HAYE SARA: Why Was Abraham Loved and Respected by Everyone?

In this week’s Parasha we find Abraham, our first patriarch, in a long conversation with the Hittites, one of the peoples who lived in the land of Canaan. Abraham asks the Hittites to buy a plot of land in the city of Qiryat Arba, in the area of ​​Hebron, to bury his wife Sara, recently deceased. In this conversation we see that the Hittites, a very powerful idolatrous people, treated Abraham with great respect. And what is more: they call Abraham “Nasi Eloqim”, a representative of God among us. This is very strange, since pagans were quite jealous of their cult. The gods-and their human representatives-competed with each other to demonstrate their power and supremacy. Abraham not only practiced a different religion, his religion was “monotheistic,” which means “exclusivist.” In other words, while other religions proclaimed: “My gods are more powerful than your gods”, the religion of Abraham implied that: “Your gods, simply, do not exist”. This could have been considered by the Hittites as an offensive cult. Especially if they knew that Abraham was an iconoclast, that he had destroyed the idols of his own father! Abraham was different even on the physical plane. Now he had circumcision, which made him different from others. In those times there was no tolerance. We saw for example in the case of Yosef and his brothers in Egypt, that the Egyptians did not eat at the same table of Jews, because they considered their diet something abominable.
With all this, how was it then that Abraham, being so different and opposed to them, was so respected by the Hittites, and surely by other peoples of the region too?
Because Abraham behaved with simplicity, respect and humility.
1. SIMPLICITY: Abraham, who was seen by pagans as the representative of God on earth, had every reason to act with superiority towards other peoples. Demand, for example, to receive offerings and gifts, as happened with Malqi Tsedq, a priest to whom Abraham gave his tithe. But Abraham, far from expecting others to assist him materially, was dedicated to serving others. He sat in his tent waiting to assist travelers who needed shade, bread and water.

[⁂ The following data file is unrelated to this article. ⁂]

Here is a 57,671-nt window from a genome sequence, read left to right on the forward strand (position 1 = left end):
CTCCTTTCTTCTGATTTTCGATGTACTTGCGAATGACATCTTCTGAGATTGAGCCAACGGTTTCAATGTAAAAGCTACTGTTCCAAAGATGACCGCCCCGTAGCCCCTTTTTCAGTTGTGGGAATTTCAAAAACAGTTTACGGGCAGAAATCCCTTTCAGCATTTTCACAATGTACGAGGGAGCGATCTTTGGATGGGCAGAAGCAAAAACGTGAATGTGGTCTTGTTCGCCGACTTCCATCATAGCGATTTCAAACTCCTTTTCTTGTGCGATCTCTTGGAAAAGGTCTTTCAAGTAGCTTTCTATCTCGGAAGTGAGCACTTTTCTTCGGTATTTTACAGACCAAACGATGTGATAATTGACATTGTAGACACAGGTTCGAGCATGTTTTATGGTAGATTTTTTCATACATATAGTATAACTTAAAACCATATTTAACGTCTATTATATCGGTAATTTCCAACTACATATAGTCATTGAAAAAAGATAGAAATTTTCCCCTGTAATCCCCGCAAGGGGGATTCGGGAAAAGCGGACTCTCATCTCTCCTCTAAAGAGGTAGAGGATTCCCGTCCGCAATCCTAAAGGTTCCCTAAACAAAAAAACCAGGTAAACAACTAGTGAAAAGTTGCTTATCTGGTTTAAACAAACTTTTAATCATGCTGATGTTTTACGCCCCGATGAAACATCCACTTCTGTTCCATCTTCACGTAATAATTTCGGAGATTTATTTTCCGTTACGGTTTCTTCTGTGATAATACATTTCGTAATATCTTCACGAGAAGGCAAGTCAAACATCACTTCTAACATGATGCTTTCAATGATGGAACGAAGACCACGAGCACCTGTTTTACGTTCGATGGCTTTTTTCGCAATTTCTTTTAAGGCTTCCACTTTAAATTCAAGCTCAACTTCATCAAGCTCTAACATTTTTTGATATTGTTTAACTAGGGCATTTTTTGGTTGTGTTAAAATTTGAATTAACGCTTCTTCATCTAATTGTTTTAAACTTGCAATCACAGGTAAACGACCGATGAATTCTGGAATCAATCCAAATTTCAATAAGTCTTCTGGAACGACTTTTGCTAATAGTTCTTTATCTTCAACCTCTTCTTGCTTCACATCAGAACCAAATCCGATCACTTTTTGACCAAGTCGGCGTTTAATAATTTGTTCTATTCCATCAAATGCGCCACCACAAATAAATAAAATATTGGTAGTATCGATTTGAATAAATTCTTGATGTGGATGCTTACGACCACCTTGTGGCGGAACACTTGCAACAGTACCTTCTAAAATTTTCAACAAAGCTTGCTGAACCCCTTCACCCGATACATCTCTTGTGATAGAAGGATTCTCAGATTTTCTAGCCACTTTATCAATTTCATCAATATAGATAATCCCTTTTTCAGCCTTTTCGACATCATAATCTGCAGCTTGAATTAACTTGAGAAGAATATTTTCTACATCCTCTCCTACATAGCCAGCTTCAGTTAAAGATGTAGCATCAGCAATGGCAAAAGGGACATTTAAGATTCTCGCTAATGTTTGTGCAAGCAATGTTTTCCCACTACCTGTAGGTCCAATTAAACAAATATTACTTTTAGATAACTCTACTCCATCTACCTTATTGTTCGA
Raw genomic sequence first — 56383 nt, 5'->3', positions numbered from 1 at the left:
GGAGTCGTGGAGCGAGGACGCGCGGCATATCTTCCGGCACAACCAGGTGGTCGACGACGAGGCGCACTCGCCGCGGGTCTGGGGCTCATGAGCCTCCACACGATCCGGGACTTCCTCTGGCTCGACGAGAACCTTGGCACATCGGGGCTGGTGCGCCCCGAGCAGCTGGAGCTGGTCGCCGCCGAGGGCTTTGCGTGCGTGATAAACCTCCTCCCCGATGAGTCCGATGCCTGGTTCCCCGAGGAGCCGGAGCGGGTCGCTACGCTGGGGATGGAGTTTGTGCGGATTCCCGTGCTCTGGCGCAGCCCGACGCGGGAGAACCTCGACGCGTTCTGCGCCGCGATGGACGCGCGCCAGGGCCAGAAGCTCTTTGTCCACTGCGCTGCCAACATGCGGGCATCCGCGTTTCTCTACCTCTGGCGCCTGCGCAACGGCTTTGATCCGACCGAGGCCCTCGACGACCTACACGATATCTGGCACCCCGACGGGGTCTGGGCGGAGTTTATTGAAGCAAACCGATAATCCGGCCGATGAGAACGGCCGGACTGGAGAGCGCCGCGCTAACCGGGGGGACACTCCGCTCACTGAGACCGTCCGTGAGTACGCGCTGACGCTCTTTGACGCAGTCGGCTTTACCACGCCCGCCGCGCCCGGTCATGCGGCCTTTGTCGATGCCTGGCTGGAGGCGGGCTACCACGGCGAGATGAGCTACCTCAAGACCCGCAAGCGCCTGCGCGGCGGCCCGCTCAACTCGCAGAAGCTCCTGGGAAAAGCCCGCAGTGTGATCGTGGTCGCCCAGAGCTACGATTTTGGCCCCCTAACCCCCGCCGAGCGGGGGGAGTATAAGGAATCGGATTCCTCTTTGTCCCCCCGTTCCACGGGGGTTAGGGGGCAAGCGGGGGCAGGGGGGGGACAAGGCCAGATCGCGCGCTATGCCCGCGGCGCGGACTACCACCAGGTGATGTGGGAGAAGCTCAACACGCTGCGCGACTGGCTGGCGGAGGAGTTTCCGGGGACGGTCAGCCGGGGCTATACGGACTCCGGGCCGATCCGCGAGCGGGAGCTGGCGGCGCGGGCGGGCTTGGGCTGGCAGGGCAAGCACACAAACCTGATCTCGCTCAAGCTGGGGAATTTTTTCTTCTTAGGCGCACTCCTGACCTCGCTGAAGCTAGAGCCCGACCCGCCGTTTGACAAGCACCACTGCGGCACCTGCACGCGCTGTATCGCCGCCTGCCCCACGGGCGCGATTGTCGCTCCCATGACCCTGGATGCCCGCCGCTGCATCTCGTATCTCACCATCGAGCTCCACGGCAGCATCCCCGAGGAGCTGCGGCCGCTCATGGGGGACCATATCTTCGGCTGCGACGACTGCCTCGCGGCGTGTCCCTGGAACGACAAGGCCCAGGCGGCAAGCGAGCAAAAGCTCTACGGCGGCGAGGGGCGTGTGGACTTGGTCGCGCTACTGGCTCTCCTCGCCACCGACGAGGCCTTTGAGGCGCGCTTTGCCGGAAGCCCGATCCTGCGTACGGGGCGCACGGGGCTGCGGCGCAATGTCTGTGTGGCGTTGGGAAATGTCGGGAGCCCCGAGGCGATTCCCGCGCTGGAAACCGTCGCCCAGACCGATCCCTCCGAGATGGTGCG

2. RESPECT: God spoke with Abraham, and promised him that He would give him and his descendants the land of Canaan. But Abraham never behaved arrogantly in front of the inhabitants of Canaan. His great faith in HaShem could have prompted him to say: “This land will be mine.” While many men could have found plenty of reasons to behave with disdain toward idolaters, Abraham behaved with a lot of respect and integrity towards the Hittites. Abraham represented the epitome of noblesse oblige, the higher you are, the better you should behave towards others less privileged than you.
3. HUMILITY: The humility of Abraham becomes much more evident when we compare Abraham, as our Sages did, with Bil’am. Bil’am was a pagan prophet and HaShem communicated with Bil’am. This privilege made Bil’am look down at all other people. Of course, if Bil’am “spoke with God”, who could be compared to him? So much was Bil’ams arrogance that he spoke of himself in the third person. Bil’am’s arrogance made Bil’am feel superior, he never assisted anyone, unless he saw some material gain for it. He was demanding, ambitious and had disdain and contempt for others. All this ”thanks” to his spiritual superiority .
Although Abraham had different ideas, which he knew were “superior” to the people who lived around him, Abraham’s behavior was irreproachable. Abraham was generous and he freely assisted everyone who needed bread and water. Abraham prayed for people who were spiritually and morally inferior to him, as he did when he prayed for the salvation of Sodom. And Abraham treated everyone with respect and deference, regardless of the faith they professed.
This is why Abraham had no enemies, and he was never judged negatively for his different beliefs. On the contrary, thanks to his excellent behavior toward others, Abraham became the inspiration of other people, pagans, to know and appreciate HaShem, the true and only God.